AI - AI ethics - course launch - ethical ai - ethics of artificial intelligence

Ethical AI course launch: learn to approach and apply ethical AI.

Artificial intelligence (AI) is an emerging technology that touches all of us in one way or another. From self-driving cars to Netflix show recommendations, we all interact with AI on a daily basis. The impact that AI will make on the world is only growing bigger. In fact, the AI market is expected to grow at an extremely fast rate, at least 120% each year!

With new technology, especially something that touches so much of our everyday lives, it’s important to consider it from an ethical perspective. This is why Udacity is excited to introduce the newest addition to our School of Artificial Intelligence: the Ethical AI course.

What is ethical artificial intelligence?

Artificial intelligence is a developed computer system that can make decisions like a human can. They take in data — visual data, audio, or other input — and make an intelligent choice. When it comes to AI, the ethical implications have vast consequences. It might not matter so much if there is bias in your Spotify song recommendation algorithm, but when it comes to self-driving cars, a small bit of bias can mean life or death to a passenger or pedestrian.

The people who specialize in ethical AI, have to ask difficult questions, like “Is this an acceptable use of AI?” and “How much power should this AI have?” Additionally, people who work in ethical AI have to examine current AI frameworks and models to determine if there is bias. Everything from the data scientist who collected the data to the environment the AI was run in can introduce bias. It’s the job of someone in ethical AI to find that bias and correct it.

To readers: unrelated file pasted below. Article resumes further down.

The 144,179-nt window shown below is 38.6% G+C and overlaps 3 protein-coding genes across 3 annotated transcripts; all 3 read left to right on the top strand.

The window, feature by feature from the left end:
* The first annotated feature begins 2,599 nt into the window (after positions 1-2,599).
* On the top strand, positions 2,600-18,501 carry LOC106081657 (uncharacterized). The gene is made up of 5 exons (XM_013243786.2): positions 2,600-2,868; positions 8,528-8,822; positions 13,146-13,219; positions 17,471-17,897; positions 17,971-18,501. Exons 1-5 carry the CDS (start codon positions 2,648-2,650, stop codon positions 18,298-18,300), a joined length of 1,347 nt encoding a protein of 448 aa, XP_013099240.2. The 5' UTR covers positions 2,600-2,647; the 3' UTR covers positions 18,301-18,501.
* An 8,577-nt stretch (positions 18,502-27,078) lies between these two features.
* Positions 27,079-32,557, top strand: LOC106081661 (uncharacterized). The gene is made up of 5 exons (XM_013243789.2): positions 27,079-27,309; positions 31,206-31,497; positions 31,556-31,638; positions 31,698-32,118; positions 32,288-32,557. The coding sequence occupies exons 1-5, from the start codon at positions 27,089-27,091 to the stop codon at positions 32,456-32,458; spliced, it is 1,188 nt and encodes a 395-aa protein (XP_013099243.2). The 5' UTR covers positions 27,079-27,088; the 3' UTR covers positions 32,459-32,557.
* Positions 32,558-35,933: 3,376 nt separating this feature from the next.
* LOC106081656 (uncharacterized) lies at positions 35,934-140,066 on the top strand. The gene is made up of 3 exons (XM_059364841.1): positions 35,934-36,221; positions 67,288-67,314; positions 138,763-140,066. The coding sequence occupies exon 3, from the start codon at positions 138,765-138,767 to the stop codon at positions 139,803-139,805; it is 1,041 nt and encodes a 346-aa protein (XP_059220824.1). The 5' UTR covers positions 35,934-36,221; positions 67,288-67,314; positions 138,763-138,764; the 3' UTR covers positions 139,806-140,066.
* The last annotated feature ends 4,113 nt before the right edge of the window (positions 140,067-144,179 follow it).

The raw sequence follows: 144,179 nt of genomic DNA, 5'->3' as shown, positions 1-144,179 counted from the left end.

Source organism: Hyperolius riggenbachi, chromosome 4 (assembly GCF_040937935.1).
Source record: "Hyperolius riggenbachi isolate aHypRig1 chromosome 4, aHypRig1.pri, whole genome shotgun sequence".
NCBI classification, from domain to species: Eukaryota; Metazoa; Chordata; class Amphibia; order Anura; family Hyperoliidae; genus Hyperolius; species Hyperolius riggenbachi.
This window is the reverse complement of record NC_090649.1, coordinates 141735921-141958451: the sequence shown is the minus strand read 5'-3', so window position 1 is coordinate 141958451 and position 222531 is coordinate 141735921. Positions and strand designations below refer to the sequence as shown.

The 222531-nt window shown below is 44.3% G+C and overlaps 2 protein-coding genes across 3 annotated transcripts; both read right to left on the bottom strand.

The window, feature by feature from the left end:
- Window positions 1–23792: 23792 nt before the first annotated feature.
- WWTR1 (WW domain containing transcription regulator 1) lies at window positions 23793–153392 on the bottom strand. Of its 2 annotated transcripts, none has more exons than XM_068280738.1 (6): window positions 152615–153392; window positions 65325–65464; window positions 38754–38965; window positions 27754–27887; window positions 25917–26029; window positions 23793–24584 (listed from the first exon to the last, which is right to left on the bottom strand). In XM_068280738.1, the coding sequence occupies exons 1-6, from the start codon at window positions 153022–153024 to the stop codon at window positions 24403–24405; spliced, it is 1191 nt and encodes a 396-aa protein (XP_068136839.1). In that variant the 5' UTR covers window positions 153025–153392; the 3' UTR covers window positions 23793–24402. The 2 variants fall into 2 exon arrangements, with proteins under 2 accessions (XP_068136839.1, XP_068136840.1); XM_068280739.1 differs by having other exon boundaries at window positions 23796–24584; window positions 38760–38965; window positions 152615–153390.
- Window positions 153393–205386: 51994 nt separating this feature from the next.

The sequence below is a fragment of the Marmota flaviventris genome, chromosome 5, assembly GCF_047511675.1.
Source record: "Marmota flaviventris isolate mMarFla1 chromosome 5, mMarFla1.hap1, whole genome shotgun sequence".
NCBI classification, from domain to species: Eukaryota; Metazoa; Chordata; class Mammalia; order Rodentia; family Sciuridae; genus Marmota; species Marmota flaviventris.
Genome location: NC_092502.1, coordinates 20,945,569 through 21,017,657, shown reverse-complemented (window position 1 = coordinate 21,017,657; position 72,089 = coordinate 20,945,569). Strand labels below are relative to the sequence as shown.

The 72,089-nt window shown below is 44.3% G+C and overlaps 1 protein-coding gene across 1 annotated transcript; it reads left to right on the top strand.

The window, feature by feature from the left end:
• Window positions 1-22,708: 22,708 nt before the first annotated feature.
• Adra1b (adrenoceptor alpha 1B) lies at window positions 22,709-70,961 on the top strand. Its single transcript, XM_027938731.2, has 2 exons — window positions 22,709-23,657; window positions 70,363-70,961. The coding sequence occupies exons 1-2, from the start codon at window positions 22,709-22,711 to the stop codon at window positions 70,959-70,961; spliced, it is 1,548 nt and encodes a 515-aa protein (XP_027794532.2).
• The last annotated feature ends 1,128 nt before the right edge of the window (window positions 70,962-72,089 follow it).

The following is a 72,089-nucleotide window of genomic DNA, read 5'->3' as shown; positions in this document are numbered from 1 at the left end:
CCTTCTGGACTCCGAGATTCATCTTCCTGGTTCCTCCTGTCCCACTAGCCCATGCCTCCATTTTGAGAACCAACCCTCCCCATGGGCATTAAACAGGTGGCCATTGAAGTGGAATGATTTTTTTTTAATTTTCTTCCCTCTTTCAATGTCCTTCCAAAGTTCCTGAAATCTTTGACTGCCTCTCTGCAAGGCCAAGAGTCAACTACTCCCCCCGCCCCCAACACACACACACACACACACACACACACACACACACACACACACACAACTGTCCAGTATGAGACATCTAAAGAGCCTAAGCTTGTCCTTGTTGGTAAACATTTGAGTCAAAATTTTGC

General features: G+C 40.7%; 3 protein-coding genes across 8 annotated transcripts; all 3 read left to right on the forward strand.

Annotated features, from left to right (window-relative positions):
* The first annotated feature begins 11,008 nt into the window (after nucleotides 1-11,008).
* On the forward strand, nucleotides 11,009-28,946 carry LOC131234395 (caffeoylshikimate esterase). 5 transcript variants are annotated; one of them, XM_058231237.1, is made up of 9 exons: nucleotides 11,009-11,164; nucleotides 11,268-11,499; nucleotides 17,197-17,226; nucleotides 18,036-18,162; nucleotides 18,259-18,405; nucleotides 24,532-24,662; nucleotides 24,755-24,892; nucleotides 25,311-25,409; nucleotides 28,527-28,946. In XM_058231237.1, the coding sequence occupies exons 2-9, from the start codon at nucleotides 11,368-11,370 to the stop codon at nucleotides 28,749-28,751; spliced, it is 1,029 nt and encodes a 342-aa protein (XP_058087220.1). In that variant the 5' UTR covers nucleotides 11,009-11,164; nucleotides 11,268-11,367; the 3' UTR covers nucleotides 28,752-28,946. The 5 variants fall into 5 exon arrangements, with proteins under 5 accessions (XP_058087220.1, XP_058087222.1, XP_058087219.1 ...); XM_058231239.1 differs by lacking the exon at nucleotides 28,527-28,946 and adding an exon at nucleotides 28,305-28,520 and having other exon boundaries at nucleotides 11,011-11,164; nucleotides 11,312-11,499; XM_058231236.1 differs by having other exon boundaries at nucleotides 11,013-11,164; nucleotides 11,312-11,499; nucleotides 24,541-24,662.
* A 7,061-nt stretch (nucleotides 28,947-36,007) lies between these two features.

With dedicated people working exclusively in the ethics of artificial intelligence, we can try to get ahead of challenging ethical scenarios that AI might introduce. The field of ethics within AI is still new to the scene, and there are far too few people with the needed skills in AI ethics.

Ethical AI course details.

The Ethical AI Course will prepare students to articulate ethical AI concepts and their associated urgency, importance, and risk. Graduates will be able to apply ethical AI concepts at an organizational level, as well as identify and evaluate bias in AI workflows. This knowledge can be used by graduates of the Ethical AI Course to limit bias and build AI models for enhanced fairness.

Ethical AI course prerequisites & requirements.

To get the most out of this course, there are a few prerequisites, as well as hardware and software requirements. Anyone looking to enroll in the Ethical AI Course should be able to:

  • Identify and articulate popular use cases of AI systems in society, such as autonomous vehicles and smart voice assistants
  • Create a machine learning model (linear or logistic regression model, naive Bayes classifier, or neural network using the scikit-learn framework)
  • Perform basic data parsing and visualization activities 
  • Use pandas data frames and visualization libraries, such as matplotlib